A report in Florida Today indicates that the State of Florida’s plan to secure a long-term commercial spaceport independent from NASA’s Kennedy Space Center and the U.S. Air Force Eastern Test Range have been dealt a potentially serious blow. In a letter addressed to Florida Lieutenant Governor Jennifer Carrol, NASA rebuffed Florida’s request to transfer former state land, purchased by NASA in the heyday of the space race, back to the state for development by Space Florida. The land, which is located near the ghost town of Shiloh, Florida on St. Route 3 lies just north of KSC on Brevard, Volusia country line, directly west of Mosquito lagoon.
In the letter, NASA left open the possibility of arrangements “other than full conveyance,” stating that the land was not listed as excess property and might serve “future mission requirements.” Considering the agency’s well publicised efforts to find new occupants for much more prominent features such as the Vertical Assembly Building and Shuttle Landing Facility, the decision could become a controversial one, in the event an alternate solution is not forthcoming.
Although Space Florida anticipates possible multiple users, the key goal is clearly to secure a suitable location for SpaceX, which would like to build a commercial launch facility which could operate unhindered by the schedule and range restrictions of operating on an Air Force base which has other priorities and multiple residents. SpaceX is also considering other potential locations, including Georgia and Texas, the latter of which is actively pursuing the opportunity and considered to be a leading contender. As such, difficulties in securing the Shiloh site could effectively derail Florida’s chances and push the Lone Star State into the lead.
There are some interesting potential long-term consequences. Although its launch rate has been limited thus far, 2013 marks the beginning of a gradual period of acceleration in activity which will see the company become a major player on the international commercial launch market. Assuming a successful introduction of the Falcon 9 v1.1 later this year, and the Falcon Heavy after that, wherever SpaceX ultimately chooses as its commercial launch site is likely to become an increasingly visible center of space commerce, and ultimately even the de-facto home of the U.S. space launch industry. (though not its manufacturing base) If the site is in Florida, adjacent to KSC, then Cape Canaveral will retain its place in the American psyche as among the most special of places.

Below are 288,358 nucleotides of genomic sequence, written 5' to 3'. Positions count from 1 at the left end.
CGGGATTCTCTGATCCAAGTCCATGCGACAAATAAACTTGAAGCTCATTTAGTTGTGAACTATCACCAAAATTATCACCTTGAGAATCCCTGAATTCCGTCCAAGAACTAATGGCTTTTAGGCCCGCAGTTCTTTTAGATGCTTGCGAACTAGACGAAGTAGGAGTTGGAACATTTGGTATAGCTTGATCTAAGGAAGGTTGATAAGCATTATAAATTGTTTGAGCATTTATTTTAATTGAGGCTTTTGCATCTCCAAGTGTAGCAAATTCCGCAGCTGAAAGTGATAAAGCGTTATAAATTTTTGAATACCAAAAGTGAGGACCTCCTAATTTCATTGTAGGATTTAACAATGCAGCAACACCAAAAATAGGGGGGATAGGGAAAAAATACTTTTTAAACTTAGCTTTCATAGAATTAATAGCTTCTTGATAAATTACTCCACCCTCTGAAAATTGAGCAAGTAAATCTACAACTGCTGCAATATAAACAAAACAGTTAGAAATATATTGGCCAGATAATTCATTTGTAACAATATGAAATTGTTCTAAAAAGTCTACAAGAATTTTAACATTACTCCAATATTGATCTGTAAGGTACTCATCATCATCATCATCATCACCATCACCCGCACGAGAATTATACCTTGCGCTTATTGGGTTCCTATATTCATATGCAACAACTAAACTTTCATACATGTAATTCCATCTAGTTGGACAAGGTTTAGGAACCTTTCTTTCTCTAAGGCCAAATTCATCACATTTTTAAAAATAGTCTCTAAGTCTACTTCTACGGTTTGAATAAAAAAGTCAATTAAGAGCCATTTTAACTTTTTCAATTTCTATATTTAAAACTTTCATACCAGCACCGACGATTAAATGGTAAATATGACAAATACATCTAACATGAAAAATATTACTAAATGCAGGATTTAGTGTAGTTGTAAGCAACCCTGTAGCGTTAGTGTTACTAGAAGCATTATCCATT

On the other hand, if SpaceX continues to build on its progress, and ultimately launches most of its missions out of another location, then the Cape will assume a different, and definitely subdued role. While ULA , which due to high costs of the EELV program has a minimal commercial presence, and for the moment at least, little prospect of gaining any, will continue to launch both NASA and DOD missions out of the area, the flight rate overall flight rate could be a diminishing one. Furthermore, taking current plans at face value, which could include a possible termination of the ISS program as soon as 2020, then the manifest of crewed flights aboard the Boeing CST-100, and SpaceX Dragon, all of which would take place from the Cape, could be disappointingly brief.
With NASA, at the behest of the Senate, being compelled to develop the SLS, a rocket so expensive that it can only be flown every other year at best, after a likely flurry of activity in the last half of this decade, the next decade at KSC could be dominated by the sounds of silence. There is one more possibility to consider, even if it appears remote at the moment. Proposed privately funded space ventures such as the Bigelow space station and Golden Spike have received a great deal of press in recent weeks, and may just be on the forefront of a new wave of ventures made possible by reduced launch costs, driven by SpaceX. At the same time, torrents of data coming back from Mars indicate that is clearly a more hospitable environment than many recently believed. If NASA continues dithering along its ”flexible path” to Mars, one which appears to meander through the first half of this century before ever seriously addressing the subject, then the incentive to mount a fully private mission to the Red Planet will become ever stronger, and more achievable. There is absolutely no guarantee if it were to come to pass, that such a mission, or perhaps even more importantly, all the ones to follow, would launch out of Florida, and the home of America’s pioneering efforts in space exploration.
A string of caveats to be sure, but for residents of both the Space Coast, as well as potential competing sites, there is a great deal at stake, and NASA may have just dealt Florida a busted flush.